by Mitch Kokai
Senior Political Analyst, John Locke Foundation
James Capretta dissects for National Review Online readers the emerging conservative alternatives to the Affordable Care Act.
… [T]wo of the leading candidates — Wisconsin governor Scott Walker and Florida senator Marco Rubio — have offered serious plans for replacing Obamacare in its entirety. (In Senator Rubio’s case, he reiterated in an op-ed the principles of a plan he outlined several months ago.) They, along with Louisiana governor Bobby Jindal, are now the candidates who can speak most credibly about what’s wrong with Obamacare, because they have actual plans to do something about it.
Governor Walker’s plan is very good because it is both workable as policy and realistic politically. It has five key features:
Retention of Employer Coverage: Walker’s plan would leave in place today’s job-based insurance arrangements. There are 160 million Americans in those plans, and they generally like what they have. They do not want to have their health insurance upended based on an untested promise that they will get better coverage elsewhere under a new, reformed system. Walker is smart to signal to these Americans that his plan would basically leave them alone.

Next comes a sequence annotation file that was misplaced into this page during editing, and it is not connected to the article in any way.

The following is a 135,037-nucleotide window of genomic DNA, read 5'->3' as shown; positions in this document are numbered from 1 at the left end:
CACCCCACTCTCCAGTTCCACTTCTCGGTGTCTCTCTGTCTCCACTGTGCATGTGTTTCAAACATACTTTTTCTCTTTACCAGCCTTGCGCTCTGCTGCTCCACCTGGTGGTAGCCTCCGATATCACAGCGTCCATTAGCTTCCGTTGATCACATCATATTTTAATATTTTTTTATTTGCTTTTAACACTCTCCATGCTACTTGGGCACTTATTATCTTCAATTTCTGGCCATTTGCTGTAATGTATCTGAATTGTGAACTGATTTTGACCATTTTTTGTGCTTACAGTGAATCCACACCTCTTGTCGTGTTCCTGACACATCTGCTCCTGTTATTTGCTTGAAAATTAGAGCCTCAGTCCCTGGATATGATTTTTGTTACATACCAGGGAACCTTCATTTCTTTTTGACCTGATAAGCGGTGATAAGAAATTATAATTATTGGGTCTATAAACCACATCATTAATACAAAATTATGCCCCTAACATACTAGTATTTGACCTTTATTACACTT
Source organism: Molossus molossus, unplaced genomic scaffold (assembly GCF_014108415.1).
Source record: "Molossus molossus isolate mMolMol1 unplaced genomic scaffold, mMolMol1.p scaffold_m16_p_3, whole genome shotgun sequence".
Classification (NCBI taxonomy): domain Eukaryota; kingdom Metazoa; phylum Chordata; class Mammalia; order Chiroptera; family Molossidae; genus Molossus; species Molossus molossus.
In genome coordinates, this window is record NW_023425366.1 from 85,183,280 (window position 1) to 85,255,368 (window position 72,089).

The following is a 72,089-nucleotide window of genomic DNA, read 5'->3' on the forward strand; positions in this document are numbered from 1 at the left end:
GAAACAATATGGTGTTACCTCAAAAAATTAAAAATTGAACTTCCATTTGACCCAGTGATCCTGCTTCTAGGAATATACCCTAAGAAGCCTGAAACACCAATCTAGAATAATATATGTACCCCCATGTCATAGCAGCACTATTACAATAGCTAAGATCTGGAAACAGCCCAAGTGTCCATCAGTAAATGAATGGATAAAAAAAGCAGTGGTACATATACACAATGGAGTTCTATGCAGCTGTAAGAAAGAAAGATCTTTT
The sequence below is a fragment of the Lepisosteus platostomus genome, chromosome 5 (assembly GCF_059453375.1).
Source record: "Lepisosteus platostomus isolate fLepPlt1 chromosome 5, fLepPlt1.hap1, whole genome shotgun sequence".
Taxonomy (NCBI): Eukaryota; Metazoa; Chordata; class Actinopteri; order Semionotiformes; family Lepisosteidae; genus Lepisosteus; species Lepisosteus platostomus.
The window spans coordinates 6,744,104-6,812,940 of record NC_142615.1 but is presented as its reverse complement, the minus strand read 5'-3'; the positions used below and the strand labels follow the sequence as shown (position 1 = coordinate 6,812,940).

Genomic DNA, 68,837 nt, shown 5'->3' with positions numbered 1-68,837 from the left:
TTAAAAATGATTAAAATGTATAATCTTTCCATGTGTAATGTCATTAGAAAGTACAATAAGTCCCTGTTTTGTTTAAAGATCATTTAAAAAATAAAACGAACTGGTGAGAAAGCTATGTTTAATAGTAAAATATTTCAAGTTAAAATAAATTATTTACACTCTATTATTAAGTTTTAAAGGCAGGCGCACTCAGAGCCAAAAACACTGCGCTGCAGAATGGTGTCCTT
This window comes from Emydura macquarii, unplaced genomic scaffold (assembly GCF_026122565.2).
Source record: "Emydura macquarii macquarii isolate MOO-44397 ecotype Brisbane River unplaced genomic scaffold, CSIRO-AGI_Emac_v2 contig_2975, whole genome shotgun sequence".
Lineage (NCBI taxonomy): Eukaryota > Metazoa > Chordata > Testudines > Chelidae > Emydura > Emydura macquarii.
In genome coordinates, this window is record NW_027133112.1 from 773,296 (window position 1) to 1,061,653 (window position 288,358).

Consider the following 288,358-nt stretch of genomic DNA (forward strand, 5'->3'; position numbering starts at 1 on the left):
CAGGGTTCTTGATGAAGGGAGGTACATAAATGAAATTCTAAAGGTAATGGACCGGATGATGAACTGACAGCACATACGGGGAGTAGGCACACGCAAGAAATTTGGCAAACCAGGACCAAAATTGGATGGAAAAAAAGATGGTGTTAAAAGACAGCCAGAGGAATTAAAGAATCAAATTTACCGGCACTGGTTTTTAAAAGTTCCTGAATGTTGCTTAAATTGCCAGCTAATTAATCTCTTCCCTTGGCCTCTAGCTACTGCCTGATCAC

Tax Credits for Households without Access to Employer-Sponsored Insurance: Although most Americans today have access to employer coverage, a sizeable number of households do not have access to such plans, nor did they have access before Obamacare was enacted. …
The other key aspects of Walker’s plan, Capretta reports, are continuous coverage protection, expansion of health savings accounts, and Medicaid reform.